Let’s say that Chip is really on our side. How can an average Filipino know that? Most of us take most things literally. That’s just who we are. So does this mean that me and the others who got angry at the article are dumb?

    My opinions changed when I read this article. I understand it even more. Although I am still angry at Chip, I’m a bit relieved now that he really didn’t mean it.

    But still, only a few people can read between the lines.

    I’m even more hurt now that my own countrymen are insulting me.

    So basically some people here are declaring that most Filipinos are dumb because we don’t read between the lines? Sorry ah.

  22. ConfusedStudent:
    You’re right. Insulting fellow Fililipinos is uncalled for.

    However, I believe OneTamad, myself and some other Filipinos online are appalled not at the ignorance per se but at the insults and racist comments that our fellow countrymen have thrown at Chip Tsao as a knee-jerk reaction to the article.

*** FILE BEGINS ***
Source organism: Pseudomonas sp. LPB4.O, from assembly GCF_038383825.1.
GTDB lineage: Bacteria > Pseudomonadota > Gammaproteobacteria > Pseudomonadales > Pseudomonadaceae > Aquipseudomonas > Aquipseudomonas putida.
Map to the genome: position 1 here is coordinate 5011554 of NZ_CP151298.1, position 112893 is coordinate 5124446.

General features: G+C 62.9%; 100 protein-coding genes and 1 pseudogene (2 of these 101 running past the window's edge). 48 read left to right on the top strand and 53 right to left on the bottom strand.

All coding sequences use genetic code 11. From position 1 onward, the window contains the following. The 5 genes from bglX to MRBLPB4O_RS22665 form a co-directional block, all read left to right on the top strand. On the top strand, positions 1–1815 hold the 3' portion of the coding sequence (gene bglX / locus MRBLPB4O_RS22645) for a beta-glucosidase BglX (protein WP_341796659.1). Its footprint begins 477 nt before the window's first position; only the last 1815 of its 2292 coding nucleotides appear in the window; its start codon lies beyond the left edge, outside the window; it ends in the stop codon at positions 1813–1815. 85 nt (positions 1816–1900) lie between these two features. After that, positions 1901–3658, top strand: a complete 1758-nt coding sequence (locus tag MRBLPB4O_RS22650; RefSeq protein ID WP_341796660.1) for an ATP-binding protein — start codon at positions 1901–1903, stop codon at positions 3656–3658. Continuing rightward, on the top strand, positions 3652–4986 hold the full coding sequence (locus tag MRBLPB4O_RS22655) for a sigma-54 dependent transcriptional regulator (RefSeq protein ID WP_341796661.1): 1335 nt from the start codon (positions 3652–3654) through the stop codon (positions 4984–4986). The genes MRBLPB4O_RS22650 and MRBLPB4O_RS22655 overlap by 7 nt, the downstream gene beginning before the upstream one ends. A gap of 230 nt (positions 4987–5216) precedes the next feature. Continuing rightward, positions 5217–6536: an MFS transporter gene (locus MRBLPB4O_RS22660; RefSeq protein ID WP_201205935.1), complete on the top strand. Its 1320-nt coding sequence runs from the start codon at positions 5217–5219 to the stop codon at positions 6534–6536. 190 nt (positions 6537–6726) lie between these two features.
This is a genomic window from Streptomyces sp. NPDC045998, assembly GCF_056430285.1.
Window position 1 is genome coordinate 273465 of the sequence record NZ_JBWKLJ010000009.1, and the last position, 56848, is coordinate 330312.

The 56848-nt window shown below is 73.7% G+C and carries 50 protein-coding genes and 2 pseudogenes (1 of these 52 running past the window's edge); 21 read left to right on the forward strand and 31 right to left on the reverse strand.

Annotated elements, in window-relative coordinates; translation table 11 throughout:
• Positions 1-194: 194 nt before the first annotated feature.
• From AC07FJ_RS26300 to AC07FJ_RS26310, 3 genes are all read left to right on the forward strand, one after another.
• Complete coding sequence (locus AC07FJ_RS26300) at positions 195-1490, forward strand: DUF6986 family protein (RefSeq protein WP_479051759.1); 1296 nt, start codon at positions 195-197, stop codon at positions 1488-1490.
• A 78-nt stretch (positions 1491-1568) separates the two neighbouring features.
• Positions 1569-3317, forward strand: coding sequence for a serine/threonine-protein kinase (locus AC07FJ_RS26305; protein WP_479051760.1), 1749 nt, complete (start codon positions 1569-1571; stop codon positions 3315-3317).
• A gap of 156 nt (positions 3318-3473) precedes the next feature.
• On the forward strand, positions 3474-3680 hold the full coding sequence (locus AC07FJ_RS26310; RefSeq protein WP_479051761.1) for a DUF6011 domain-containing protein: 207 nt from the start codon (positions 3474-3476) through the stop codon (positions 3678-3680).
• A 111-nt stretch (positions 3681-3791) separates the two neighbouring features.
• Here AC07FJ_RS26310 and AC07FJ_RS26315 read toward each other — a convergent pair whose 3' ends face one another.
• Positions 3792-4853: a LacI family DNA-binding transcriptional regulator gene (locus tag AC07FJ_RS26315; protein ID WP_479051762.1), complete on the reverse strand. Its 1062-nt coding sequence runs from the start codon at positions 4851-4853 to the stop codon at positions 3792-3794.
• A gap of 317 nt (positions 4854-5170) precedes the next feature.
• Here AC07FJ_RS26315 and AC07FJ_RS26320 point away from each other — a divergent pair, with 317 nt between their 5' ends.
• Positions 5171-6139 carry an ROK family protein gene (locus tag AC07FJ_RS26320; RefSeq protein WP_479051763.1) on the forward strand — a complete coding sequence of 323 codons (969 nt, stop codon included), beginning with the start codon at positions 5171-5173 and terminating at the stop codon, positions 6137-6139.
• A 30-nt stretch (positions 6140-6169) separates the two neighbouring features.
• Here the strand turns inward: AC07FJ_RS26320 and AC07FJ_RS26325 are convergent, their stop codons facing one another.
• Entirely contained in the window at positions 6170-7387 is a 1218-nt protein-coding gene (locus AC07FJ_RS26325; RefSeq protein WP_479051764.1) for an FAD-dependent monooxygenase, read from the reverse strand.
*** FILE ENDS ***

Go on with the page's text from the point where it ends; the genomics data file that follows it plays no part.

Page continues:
This kind of behavior does more damage to our country’s reputation more than the original article ever did.

  23. ConfusedStudent,

    You aren’t dumb for not reading between the lines. You’re right. It’s probably a cultural thing.

    What’s dumb is crying “racism!” and then insulting the Chinese with racial slurs.

  24. The first time I read the article, I already knew that it was being sarcastic and satirical although I wasn’t able to understand all the jokes. But thanks to this I understood more of what it was about. I even showed the article to my father and he said, “I think it was clever.” And I agree with him.

    Unfortunately many kababayans are “pikon,” suffer from excessive/misguided nationalism, and would seem to get enraged for the slightest reasons. But it’s good to see there are still people with a good sense of humor 🙂

  25. I don’t even know what my offended fellow Filipinos are doing on this website. The tagline alone should make them close this website; it’s a hilarious tagline though.

    On that note, I don’t think the article was THAT funny (probably because I’m a bit lacking on some of the contextual grounds), but it was a good satire.

  26. I doubt most of the pinoys crying for Chip Tsao’s head have even read the article.

    Now if only we could use this “patriotic fervor” for something constructive. Like say, make the Philippines a better place?